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By Published On: March 29th, 2019

There may have been a time when schools only needed to be charged with teaching students reading, writing and arithmetic. But as society changes schools become responsible for instruction that either used to be provided at home, or represents a new field of study. When I was in high school we had a choice of taking home economics or shop. In previous years the option to take one or another was not available. Girls learned to use needles and thread, measuring cups and ovens and boys learned to use screw drivers and saws. Times changed and educators realized girls could benefit from learning to make bird houses and boys could learn to bake muffins. Changing the name of the class to bachelor arts may have convinced more boys to sign up for it, but I think the muffins alone might have done the trick.

There are subjects that some think should remain the purview of parents to instruct their children in, sex education for example. But teachers are often responsible for picking up the slack in the education children receive that will impact society as a whole. To prevent disease teachers will instruct young children in how to wash their hands after using the bathroom, and to prevent teenage pregnancy, provide reproduction and contraception information. We teach kids about the risks and hazards of cigarettes and drugs.

There may have been a time when shelters acting solely as holding facilities for homeless animals, until someone stepped up to the plate to provide one, was enough. I am no expert on the history of sheltering and rescue, but imagine as the population of homeless pets increased (fueled in the northeast by the creation of puppy mills in the 1960s), shelters had to become more proactive in efforts to advocate for the animals in their care. Rescue groups were created to help with the growing population of pets, in part to help minimize the number that were euthanized. Compassionate, thoughtful people responded to changing conditions.

Conditions continue to change. The population of pets that are brought into the sheltering and rescue system has changed. The chances of finding a survivor of the meat trade at a local shelter were non-existent a decade ago. Nor were we likely to find a litter of puppies that had spent the first two months of their life hiding under a porch 6 states away. Today, depending on where you live, there’s a good chance you might.

These dogs, and others like them coming from hoarding situations, victims of natural disasters, etc., can bring with them a special set of behavioral challenges. They may lack a skill set that is necessary for a pet dog to have in order to be successful. Currently the responsibility of providing a dog with these skills, is typically put on the new owner. Depending on their own experience, time and inclination, or availability of a trainer to help them, these skills may or may not get taught.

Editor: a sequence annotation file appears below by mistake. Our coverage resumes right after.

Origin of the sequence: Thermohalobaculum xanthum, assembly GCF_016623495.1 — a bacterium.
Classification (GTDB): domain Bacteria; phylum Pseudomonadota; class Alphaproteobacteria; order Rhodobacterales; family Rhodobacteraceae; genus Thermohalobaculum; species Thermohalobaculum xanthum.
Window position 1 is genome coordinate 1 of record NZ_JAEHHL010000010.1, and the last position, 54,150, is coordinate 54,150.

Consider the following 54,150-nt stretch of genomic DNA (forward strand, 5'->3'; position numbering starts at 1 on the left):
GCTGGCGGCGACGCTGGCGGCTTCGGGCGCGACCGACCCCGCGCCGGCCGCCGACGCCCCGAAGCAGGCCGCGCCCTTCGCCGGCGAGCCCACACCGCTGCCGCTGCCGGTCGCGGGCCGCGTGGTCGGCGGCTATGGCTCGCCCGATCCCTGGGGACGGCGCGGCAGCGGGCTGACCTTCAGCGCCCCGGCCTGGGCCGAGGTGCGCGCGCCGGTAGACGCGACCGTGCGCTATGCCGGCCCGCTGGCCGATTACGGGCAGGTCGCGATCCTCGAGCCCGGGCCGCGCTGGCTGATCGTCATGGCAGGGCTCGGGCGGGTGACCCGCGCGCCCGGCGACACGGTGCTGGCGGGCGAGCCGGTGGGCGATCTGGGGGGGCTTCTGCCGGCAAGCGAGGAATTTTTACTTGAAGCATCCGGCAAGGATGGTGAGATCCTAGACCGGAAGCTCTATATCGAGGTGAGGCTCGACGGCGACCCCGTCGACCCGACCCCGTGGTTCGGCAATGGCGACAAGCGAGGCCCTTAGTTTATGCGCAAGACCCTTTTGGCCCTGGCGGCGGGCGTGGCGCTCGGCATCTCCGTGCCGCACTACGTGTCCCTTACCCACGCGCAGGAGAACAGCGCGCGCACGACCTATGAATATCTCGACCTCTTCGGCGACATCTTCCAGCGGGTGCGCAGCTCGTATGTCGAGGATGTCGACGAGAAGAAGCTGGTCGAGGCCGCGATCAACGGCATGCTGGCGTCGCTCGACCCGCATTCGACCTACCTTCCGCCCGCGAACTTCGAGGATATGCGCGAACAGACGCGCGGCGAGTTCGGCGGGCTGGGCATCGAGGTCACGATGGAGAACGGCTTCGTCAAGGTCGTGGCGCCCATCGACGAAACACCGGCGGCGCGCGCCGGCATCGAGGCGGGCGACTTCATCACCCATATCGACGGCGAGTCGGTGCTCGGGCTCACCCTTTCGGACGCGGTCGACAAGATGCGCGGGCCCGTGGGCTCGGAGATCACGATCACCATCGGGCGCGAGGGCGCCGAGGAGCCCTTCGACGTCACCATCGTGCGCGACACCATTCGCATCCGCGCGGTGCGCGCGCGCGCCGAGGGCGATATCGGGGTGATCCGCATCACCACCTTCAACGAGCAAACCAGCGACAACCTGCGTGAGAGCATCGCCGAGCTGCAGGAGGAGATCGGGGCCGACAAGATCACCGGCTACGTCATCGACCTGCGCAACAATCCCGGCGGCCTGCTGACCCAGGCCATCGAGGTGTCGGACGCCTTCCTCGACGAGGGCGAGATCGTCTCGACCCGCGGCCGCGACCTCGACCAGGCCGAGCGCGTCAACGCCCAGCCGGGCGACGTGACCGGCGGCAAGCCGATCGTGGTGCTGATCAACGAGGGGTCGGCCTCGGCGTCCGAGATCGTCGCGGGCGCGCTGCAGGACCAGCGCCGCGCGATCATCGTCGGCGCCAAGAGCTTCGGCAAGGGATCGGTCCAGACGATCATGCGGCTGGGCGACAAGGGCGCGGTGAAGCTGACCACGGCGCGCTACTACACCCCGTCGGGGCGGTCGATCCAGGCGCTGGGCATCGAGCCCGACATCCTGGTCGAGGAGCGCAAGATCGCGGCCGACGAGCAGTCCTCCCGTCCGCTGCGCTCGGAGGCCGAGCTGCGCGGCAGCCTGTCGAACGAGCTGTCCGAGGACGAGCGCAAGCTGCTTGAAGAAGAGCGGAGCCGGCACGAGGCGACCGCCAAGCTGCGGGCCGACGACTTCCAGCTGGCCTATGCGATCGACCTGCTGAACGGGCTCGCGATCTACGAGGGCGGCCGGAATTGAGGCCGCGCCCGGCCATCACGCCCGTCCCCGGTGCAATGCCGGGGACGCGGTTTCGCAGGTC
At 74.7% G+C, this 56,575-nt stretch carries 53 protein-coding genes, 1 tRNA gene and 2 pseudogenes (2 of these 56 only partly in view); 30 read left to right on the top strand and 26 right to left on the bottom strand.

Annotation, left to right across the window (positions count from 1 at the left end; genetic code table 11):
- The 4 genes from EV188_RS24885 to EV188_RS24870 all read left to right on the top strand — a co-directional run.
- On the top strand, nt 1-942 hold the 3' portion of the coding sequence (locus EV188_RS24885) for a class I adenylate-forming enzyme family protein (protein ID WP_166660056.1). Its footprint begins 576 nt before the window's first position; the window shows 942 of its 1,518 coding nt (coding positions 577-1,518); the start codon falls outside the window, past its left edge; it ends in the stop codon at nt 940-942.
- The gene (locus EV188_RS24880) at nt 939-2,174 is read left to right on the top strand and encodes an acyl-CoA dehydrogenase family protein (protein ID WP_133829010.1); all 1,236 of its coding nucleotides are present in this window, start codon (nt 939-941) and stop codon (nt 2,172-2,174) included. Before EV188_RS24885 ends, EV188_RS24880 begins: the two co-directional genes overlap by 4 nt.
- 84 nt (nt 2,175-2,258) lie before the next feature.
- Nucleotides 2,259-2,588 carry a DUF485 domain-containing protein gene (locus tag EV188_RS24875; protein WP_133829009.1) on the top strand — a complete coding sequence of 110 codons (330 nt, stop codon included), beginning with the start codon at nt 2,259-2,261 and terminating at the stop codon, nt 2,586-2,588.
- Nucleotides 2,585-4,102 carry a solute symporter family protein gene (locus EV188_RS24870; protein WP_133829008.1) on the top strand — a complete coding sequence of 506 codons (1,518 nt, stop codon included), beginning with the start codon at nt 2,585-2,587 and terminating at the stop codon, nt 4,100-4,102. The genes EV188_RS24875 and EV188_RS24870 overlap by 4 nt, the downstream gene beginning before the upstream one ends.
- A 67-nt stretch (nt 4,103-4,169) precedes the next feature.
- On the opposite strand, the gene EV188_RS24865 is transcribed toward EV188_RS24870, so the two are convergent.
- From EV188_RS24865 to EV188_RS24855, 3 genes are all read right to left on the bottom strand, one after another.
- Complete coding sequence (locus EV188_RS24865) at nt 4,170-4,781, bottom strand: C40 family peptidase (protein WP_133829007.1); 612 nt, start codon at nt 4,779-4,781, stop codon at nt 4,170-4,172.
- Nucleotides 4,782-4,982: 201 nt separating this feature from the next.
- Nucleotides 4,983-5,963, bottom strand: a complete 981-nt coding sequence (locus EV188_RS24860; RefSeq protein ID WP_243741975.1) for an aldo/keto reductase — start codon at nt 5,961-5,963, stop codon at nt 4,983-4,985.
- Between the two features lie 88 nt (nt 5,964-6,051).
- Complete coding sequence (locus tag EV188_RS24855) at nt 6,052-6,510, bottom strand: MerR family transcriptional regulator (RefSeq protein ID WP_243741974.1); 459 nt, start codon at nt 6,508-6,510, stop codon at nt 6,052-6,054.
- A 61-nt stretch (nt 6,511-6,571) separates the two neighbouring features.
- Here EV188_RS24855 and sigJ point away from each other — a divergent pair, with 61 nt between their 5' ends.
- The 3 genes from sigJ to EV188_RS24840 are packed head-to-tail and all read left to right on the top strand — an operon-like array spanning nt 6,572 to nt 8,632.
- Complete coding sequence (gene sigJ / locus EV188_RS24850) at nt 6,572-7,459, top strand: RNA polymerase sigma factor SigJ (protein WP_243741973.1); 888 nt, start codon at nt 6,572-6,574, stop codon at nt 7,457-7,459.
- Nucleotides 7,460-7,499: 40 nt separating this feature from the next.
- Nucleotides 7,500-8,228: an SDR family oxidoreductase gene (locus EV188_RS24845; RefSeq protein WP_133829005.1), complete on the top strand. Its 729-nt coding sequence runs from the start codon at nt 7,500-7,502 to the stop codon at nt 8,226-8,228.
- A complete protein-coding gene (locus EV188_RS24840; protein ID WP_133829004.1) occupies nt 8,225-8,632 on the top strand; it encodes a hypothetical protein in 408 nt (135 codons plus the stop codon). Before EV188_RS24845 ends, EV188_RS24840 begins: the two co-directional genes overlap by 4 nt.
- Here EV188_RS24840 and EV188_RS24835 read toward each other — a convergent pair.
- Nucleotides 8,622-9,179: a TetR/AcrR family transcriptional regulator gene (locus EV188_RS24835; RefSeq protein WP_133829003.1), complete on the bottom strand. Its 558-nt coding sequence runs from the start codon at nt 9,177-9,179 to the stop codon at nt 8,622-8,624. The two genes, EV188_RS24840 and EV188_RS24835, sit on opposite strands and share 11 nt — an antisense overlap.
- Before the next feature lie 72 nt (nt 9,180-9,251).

The role of shelters and rescue groups is changing. It’s no longer enough that they act as a source of pet dogs for the people who want them. These dogs need to be taught behaviors so they can be successful pets. Some may require very little training, others more. We shouldn’t expect that inexperienced and often unwitting owners are going to be able to train these dogs efficiently and humanely. It is not ethical for shelters or rescue groups to place dogs with known behavior challenges into homes without full and honest disclosure of what a new owner can expect to spend in time, money and energy to train their dog. It is also not reasonable to expect that inexperienced owners are going to comprehend what this actually means in regard to the kind of daily care and enrichment a specific dog may require in order to have a decent quality of life.

If we want to protect this special and deserving population of dogs, someone is going to have to pick up the slack in the system as far as addressing behavior issues are concerned. There is enough slack now that many are getting hung out to dry.

To see an example of how special needs populations of dogs can be handled in shelters to prepare them for life as treasured pet check out Kate LaSala’s Rescued By Training Facebook page.

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